White: Yes, we had overwhelmingly positive response from our customers. We kept them updated on the status of our systems. It's like a one-stop shopping center when there is something going on. We're toying with the idea of moving the Website operation to a remote location.
What are some of the other technological innovations going on at WMATA?
White: We think the smart card is the wave of the future. It's one of the most powerful instruments that we have. It's accepted on regional rail systems and we're doing tests in buses as well. It's pretty seamless. We're trying to find different ways to exploit the card. We're doing a demo program with the GSA [General Services Administration] where the card is used for building access and as a federal ID card. Given that there are about 300,000 Washington, D.C.-based federal employees, that's a big marketplace and we're looking for some sort of broader relationship with the federal government where the smart card becomes a ubiquitous, multipurpose card for their employees.
What are some of WMATA's greatest challenges over the next few years?
White: We've identified four basic challenges. The first one is to rehab the system. The rail system is more than 25 years old. The bus system was given to us almost as an afterthought, after the four major operators failed in the region. Our assets have been aging significantly, and we have not been recapitalizing the physical plant at a rate that's necessary to keep the plant in good repair because the amount of money we need is significant. When I got here our capital budget was $110 million per year. We're up at $250 million to $260 million now, and we have to go up to $450 million to keep the physical plant in a state of good repair. There's a series of ramp-ups that we're asking people to fund, but we don't have financial commitments in place. There's general recognition that it needs to be done, but we don't have financial commitments in place, and that's really our first priority.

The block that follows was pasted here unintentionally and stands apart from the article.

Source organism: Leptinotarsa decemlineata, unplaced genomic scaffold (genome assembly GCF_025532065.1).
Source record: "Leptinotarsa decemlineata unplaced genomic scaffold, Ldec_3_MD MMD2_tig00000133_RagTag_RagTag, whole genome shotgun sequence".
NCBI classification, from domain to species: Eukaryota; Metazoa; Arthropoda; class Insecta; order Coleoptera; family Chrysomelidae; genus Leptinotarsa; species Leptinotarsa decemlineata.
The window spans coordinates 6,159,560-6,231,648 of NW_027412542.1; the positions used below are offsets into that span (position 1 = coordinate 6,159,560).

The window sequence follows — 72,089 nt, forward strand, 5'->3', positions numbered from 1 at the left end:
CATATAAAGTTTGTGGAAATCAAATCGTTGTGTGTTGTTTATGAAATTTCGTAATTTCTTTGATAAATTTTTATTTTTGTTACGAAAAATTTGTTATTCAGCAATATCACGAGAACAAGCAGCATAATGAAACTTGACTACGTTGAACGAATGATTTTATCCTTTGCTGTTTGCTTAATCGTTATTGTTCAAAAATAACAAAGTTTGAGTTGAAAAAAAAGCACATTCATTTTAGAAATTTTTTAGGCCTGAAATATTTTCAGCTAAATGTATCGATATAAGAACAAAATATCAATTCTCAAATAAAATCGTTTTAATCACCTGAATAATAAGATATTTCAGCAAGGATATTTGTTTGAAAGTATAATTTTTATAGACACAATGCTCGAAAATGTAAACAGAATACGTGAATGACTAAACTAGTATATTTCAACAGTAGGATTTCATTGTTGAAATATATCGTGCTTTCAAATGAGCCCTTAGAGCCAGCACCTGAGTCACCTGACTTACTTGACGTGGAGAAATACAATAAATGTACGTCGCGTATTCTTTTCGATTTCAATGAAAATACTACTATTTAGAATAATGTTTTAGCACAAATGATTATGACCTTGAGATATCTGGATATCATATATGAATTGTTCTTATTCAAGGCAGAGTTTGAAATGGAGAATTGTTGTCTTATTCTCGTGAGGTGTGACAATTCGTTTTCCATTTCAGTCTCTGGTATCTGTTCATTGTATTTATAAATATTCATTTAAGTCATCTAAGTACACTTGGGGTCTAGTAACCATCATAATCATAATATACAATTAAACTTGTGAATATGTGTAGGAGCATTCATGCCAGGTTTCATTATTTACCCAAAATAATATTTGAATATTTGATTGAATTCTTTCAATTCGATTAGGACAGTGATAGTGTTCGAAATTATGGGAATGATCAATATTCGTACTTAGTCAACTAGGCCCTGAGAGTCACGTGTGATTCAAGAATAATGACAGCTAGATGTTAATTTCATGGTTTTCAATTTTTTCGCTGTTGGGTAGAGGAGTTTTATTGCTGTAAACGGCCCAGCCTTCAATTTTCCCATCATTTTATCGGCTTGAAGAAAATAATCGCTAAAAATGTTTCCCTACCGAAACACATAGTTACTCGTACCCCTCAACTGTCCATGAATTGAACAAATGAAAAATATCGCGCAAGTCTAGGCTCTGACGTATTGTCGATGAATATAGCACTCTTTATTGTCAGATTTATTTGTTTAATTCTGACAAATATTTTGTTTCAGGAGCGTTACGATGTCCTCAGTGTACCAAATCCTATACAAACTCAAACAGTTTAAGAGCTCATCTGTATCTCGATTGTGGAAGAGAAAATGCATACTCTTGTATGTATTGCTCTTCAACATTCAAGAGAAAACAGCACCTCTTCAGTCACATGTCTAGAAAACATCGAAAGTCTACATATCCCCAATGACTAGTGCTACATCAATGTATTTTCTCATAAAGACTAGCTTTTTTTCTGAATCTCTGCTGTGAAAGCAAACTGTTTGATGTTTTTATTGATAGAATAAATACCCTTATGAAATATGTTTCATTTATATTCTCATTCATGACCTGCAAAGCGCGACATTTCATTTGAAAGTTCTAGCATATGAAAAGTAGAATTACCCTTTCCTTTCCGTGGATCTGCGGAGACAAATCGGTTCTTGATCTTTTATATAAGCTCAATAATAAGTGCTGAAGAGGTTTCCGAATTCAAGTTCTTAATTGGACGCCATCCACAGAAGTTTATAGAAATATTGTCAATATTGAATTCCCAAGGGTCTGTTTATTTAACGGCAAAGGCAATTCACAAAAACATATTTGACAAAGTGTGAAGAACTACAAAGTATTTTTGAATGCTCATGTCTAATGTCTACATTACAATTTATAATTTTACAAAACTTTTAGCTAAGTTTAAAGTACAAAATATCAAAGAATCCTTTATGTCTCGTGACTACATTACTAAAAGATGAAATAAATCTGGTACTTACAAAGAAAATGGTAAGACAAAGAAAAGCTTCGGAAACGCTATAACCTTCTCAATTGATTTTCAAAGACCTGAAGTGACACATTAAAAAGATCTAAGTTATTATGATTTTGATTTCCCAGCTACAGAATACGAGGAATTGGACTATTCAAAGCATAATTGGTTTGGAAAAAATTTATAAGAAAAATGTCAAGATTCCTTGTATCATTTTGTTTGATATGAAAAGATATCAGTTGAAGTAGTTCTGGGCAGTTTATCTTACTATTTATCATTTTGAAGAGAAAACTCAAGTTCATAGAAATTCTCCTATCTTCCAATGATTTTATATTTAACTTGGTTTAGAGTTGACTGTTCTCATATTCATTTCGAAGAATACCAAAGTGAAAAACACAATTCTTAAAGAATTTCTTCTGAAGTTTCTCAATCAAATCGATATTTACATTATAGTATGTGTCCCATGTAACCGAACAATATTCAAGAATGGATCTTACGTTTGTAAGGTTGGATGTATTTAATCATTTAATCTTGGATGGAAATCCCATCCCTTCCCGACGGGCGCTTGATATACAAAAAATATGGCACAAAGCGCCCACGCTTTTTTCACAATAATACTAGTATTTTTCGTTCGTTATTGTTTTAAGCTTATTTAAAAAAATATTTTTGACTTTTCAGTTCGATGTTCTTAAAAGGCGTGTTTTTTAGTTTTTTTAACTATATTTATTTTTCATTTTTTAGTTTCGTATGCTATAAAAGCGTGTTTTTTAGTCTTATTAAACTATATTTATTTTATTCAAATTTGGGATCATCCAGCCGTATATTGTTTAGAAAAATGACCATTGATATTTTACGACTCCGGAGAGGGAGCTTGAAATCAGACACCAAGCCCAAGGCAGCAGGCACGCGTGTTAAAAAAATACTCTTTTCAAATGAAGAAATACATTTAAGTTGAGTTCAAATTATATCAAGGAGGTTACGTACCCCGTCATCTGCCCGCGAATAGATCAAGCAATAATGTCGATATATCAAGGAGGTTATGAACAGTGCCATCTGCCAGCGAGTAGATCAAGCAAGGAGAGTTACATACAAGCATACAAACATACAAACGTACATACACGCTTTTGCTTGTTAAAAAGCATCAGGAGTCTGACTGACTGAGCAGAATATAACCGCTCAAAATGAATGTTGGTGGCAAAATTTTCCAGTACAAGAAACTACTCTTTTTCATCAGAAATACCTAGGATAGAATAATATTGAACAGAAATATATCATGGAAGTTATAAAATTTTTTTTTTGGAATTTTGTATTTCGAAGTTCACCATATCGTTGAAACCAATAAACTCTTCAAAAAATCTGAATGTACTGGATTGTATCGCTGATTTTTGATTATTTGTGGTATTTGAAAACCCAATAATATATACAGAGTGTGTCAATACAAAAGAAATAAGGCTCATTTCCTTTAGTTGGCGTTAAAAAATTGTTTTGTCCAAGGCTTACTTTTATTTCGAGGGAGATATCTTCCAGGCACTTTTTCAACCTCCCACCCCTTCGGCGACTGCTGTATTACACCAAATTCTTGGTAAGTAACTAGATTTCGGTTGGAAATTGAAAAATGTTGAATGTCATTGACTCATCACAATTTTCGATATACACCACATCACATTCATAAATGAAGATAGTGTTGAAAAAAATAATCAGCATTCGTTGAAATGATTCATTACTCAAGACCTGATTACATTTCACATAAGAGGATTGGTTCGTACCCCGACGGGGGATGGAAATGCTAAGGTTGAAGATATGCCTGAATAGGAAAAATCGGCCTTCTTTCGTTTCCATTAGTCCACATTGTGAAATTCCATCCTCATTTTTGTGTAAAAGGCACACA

Secondly, now we have capacity problems because we've had significant ridership growth. We haven't been able to keep pace in our rolling stock and our support systems, both bus and rail. We can't seem to buy buses and railcars fast enough to keep pace with the growing demand and our system is getting very, very crowded.
The third one is that we do know that we need to expand our system and that there should be more fixed guideway in the region. Some of it should be heavy rail, but in a fair amount of the corridors where heavy rail doesn't make sense, we should be moving to light rail, trolley or bus rapid transit technologies. We're now trying to seek political consensus on an expansion program now that we've finished building the 103-mile system, which took 30 years and $9 billion to complete. Now that the journey is finished, there is a future rail network that we need to consider building.
On top of all those things, there is the general issue of making sure that we have the organizational capability to meet our mission. With 10,000 employees, and there are things that we need to do with our human resources and business systems to ensure that we're operating as a good business and that we have good training and development programs for our employees.